Vision remains for N’hamp. Center
JACKSON – The empty lot that sits across from the J.W. Faison building may not look like much to those who pass by it on Highway 305, but for the Northampton County Board of Commissioners it holds potential in the form of a Cultural and Wellness Center.
At last Tuesday’s Northampton County Board of Commissioners’ meeting, the commissioners approved Architect Surapon Sujjavanich’s revision of the center, which included several cut backs to the project that the commissioners were particularly concerned about.
“Recreational activities and facilities has always been a need for our citizens,” said County Manager Wayne Jenkins.
In 2003, the Northampton County Commissioners acted on the need for recreation after a study of the county was done by East Carolina University.
“It was a vision put forth by the commissioners,” said Chairwoman Virginia Spruill (D-2nd) about the Cultural and Wellness Center.
The funding for the project was estimated to be $7million to $8 million. Knowing the money for funding the center would be an issue the commissioners sought out loan grants, a trust fund and filed the project to be declared non-profit so donations for the construction could be accepted.
In 2006 the land was purchased for the 40-acre center, which would comprise of several sports fields and courts and a paved walking trail on the grounds. The center would hold a 480 seat auditorium, offices for the Office on Aging and the Recreation Department as well as a walk in cooler. Phase two of the project would allow additional health and physical equipment to be added.
The revised plan of the project cut back on amenities on the outside of the complex and the inside. The five ball fields that were originally planned would be cut down to four. The tennis courts went from six courts to two. The plan also cut outdoor restrooms, a concession stand and pavement for the walking trail.
Inside the center suffered the deletion of six offices and counter tops.
“So, basically we have a shell.” said Spruill addressing Sujjavanich at the commissioners’ meeting. “I know we have a limited amount of money. We want to accommodate the people that will be there.”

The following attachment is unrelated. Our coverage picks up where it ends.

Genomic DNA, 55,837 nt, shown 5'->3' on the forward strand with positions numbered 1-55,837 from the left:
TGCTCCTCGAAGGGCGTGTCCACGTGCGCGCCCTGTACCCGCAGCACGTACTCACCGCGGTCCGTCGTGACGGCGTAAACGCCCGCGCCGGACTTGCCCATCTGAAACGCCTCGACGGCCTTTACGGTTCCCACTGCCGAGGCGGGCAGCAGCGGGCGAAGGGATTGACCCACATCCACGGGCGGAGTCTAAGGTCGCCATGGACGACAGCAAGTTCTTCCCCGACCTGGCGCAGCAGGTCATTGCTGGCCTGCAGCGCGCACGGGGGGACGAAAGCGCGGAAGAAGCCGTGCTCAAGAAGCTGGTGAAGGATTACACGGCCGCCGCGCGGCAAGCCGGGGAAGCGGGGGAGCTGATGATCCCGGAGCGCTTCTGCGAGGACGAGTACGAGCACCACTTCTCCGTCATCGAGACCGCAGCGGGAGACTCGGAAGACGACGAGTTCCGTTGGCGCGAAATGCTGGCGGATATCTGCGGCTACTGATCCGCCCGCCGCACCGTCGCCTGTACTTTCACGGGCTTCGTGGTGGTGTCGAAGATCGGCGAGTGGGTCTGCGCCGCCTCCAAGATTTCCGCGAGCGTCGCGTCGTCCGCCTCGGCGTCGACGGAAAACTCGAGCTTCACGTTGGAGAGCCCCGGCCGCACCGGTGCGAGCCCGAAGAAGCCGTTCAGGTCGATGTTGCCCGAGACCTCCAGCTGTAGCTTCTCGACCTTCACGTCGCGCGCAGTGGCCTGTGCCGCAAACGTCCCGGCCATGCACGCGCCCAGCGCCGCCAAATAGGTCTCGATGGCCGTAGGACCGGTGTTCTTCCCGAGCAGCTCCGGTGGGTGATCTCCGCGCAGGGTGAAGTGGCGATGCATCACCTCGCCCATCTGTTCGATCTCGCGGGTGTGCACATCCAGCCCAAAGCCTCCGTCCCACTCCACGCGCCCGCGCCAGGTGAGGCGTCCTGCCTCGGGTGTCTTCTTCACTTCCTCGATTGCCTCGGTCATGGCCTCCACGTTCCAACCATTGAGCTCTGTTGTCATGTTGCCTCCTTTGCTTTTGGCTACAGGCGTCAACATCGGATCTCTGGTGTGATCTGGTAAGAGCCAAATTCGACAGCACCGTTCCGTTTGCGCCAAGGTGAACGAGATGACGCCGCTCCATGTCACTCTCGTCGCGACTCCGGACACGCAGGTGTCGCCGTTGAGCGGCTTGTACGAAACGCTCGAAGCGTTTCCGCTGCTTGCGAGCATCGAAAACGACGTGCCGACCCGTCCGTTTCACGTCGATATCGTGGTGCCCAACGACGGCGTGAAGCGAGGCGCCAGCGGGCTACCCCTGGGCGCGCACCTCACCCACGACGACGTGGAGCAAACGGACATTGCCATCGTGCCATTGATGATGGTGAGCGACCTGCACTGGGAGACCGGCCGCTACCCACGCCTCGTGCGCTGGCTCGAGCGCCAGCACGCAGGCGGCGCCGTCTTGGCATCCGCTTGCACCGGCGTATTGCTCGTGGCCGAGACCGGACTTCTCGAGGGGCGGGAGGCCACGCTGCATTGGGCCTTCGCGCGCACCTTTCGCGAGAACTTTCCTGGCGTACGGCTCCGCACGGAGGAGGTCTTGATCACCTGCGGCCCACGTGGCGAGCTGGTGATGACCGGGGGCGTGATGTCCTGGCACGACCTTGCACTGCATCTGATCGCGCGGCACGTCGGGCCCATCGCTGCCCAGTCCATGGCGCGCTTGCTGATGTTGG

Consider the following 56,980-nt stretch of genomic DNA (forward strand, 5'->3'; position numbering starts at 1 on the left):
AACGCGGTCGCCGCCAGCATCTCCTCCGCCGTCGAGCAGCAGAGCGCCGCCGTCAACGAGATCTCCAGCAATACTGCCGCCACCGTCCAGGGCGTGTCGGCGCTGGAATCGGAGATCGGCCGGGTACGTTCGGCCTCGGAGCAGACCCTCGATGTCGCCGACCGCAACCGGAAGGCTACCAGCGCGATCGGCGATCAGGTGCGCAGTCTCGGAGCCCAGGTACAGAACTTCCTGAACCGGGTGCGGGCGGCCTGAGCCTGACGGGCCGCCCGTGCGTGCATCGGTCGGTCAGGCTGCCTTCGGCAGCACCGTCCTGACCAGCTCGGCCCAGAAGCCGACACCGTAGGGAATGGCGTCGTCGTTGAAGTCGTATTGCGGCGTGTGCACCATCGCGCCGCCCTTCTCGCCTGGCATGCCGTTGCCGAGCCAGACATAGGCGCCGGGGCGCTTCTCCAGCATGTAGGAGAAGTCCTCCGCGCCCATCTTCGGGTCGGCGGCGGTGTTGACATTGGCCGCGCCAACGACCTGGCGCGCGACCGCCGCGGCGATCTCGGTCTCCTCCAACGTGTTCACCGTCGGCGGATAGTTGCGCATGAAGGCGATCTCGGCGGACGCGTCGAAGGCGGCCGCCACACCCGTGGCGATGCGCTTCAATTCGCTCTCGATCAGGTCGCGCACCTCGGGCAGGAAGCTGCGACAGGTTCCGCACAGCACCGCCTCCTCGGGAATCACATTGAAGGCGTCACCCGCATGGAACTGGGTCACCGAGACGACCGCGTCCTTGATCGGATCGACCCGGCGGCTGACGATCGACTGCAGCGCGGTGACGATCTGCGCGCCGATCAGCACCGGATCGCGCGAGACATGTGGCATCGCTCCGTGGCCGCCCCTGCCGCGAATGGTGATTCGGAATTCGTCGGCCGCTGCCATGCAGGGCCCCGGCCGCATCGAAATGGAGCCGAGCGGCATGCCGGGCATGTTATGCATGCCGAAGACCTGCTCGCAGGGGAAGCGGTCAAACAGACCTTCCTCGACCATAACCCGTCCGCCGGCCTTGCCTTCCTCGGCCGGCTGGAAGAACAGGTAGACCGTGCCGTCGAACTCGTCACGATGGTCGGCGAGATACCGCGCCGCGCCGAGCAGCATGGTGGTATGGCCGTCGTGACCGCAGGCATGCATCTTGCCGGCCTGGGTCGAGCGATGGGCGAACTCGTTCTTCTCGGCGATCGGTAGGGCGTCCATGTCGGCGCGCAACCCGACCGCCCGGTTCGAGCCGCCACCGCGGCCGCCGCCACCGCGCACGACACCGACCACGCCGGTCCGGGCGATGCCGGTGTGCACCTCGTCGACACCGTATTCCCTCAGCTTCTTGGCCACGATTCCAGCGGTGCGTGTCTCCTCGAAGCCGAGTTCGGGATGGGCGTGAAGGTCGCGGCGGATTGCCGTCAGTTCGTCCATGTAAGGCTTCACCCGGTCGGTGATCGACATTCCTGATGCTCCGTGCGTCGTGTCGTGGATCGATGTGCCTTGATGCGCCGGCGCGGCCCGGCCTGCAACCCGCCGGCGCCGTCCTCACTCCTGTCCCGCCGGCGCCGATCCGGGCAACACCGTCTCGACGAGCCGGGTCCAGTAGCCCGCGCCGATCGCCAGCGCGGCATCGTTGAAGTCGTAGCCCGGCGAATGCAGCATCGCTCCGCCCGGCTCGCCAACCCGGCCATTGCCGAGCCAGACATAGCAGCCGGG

Sujjavanich and Jenkins advised the commissioners that what was deleted from the plans could always be added later.
“We’re going to have the architect look at it,” said Spruill about the cut backs.
Despite the cut backs on the project, the supporters for the center stand firmly behind it.
“We should be able to serve the county more as a whole,” said Recreation Director James Roberts about the center being located in Jackson.
Roberts has seen a need for the center in his programs as well as the entire county.
As of now, Roberts estimated that there are 200 children ranging from ages four to 16 in each of the programs, which are being held in school facilities.
“With the ball fields it’s easier to attract people,” said Roberts.
Roberts mentioned at the county commissioners meeting that the more recreational fields the center had, the more athletic tournaments it could hold.
Health Director Sue Gay of the Northampton County Health Department said the center will help the citizens of Northampton County.
“There is a strong capacity the center will benefit our citizens,” said Gay. “The possibility (is there) to improve the health of our citizens.”
Gay went on to mention that it was up to the citizens to take the initiative to use the facilities.
Currently, the Health Department has two staff members on a committee that are seeking possible programs that deal with health problems associated with obesity.
Even though the Northampton County Cultural and Wellness Center has hit a few bumps, the project is still on its way.
“At least the citizens can see something is going up,” said Roberts.